As part of their partnership, both parties will collaborate on developing a unique score for S-Ray that will assess the compliance of thousands of companies with the UN Guiding Principles on Business and Human Rights (UNGP Score), states the release.
In addition, the company offers Arabesque Prime, a global equity fund that combines sustainability information with a sophisticated fundamental screening process.
In TruValue Lab’s case, the firm’s chief data scientist has been able to develop multiple strategies for the S&P 500 and the Russell 1000 index, which Bartel said has added 4-5% in returns annually. Whereas most fund companies are using traditional data sets such as the MSCI USA and FTSE 100 to design strategies that typically track a benchmark, TruValue Labs’ strategies are outperforming the market,” said Bartel at AIR Summit.
A new study by Harvard Business School Professor George Serafeim demonstrates that significant positive alpha can be extracted by using a combination of TruValue Lab’s big data and traditional ESG ratings from MSCI, according to an Oct. 24 press release posted on the startup’s web site.
Serafeim’s study, “Public Sentiment and the Price of Corporate Sustainability,” analyzes data for the years 2009-2018 provided by TruValue Labs and by MSCI. Serafeim used MSCI ratings for ESG performance due to their industry-wide prevalence and employed TruValue Labs’ data as a source to find sentiment in semantic big data for ESG topics.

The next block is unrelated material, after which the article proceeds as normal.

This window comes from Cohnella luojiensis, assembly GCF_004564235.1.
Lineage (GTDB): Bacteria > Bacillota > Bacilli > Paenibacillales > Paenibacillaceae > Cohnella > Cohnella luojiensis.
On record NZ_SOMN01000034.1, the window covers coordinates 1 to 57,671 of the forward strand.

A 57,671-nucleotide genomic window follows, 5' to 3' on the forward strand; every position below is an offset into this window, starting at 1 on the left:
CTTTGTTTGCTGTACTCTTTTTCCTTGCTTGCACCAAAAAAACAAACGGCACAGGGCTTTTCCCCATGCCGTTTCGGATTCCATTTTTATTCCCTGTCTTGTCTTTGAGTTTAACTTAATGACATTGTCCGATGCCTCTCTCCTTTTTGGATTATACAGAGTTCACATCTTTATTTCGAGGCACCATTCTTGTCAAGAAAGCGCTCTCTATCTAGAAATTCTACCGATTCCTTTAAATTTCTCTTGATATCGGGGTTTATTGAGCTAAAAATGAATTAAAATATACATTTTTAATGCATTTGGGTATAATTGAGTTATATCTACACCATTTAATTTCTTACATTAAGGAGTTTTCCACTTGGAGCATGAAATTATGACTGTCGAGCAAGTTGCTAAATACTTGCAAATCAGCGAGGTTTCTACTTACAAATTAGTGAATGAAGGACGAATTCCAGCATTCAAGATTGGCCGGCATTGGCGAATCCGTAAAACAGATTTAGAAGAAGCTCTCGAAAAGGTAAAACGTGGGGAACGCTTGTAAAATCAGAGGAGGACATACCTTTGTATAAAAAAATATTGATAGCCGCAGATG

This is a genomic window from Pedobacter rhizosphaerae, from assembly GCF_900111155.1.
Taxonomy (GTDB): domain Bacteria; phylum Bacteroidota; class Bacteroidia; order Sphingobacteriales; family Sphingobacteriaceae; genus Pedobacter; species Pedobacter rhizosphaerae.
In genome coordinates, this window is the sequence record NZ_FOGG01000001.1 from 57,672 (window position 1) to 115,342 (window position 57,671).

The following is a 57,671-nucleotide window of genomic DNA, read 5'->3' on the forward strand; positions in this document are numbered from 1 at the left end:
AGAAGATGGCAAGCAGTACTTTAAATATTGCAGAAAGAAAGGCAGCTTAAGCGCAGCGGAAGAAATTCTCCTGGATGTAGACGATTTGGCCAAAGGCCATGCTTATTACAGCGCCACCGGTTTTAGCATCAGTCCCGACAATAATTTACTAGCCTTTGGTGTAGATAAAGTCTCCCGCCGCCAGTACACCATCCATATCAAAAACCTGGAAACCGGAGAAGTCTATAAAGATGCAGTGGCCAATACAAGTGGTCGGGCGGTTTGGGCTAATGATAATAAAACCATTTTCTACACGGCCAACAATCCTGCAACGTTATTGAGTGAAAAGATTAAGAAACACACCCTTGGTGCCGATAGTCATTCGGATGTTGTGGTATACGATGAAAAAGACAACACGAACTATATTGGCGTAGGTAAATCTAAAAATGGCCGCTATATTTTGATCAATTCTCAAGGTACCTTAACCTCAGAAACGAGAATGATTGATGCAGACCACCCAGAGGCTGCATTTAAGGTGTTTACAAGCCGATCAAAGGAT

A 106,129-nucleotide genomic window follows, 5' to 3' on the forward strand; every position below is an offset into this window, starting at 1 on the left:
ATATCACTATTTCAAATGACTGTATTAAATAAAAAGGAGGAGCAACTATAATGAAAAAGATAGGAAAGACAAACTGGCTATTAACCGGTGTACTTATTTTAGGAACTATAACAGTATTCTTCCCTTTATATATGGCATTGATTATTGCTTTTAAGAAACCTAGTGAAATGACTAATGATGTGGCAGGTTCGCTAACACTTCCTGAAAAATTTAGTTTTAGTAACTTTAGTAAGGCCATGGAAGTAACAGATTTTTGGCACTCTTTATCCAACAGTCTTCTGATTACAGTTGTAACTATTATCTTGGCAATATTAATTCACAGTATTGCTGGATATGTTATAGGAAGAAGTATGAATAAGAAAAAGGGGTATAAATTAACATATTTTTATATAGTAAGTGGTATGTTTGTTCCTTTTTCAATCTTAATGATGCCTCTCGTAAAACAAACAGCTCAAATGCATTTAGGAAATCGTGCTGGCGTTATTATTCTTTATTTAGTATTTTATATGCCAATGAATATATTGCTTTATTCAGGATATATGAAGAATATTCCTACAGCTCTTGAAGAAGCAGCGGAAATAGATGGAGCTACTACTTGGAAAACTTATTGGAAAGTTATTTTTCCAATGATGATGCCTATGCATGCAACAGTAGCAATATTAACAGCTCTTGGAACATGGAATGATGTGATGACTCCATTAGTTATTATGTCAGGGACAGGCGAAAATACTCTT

Sustainability Trend Here to Stay
Despite the mixed state of company-published ESG data, Bloomberg Intelligence suggests that this is creating opportunities similar to the early days of emerging markets or other new fields where the data was nonstandard and uneven disclosure.
Investor interest in ESG funds, alongside market appreciation, drove a 37% annual increase in assets to $445 billion in 2017, according to Bloomberg. Meanwhile, the growth in numbers of ESG funds is being fueled by the rise of ETFs. ESG ETFs had inflows of $1.3 billion in the first two months of 2018 vs. $3.2 billion for all of 2017, said Bloomberg, suggesting that growth is gaining momentum.
Portfolio managers and analysts are increasingly incorporating ESG factors into their investment analyses and processes, according to a 2018 report by the CFA Institute and the UN’s Principles for Responsible Investment (PRI). The report “ESG Integration in The Americas: Markets, Practices, and Data,” is based on surveying 1,100 financial professionals, mainly CFA members around the world. However, it finds that ESG integration remains in its relative infancy with investors and analysts calling for more guidance on exactly how they can do ESG and integrate data into their analysis.
Investors acknowledge that ESG data has come a long way, but advances in quality and comparability of data still have a long way to go, states the report.
Though skeptics may argue that responsible investing is a fad, Arabesque’s Kell argues that it’s not going away.
“Technology and the rise of transparency is here to stay,” wrote Kell. “Gathering and processing data will become easier and cheaper. Smart algorithms will increasingly allow for better interpretation of non-traditional financial information which seems to be doubling in volume every few years,” wrote Kell.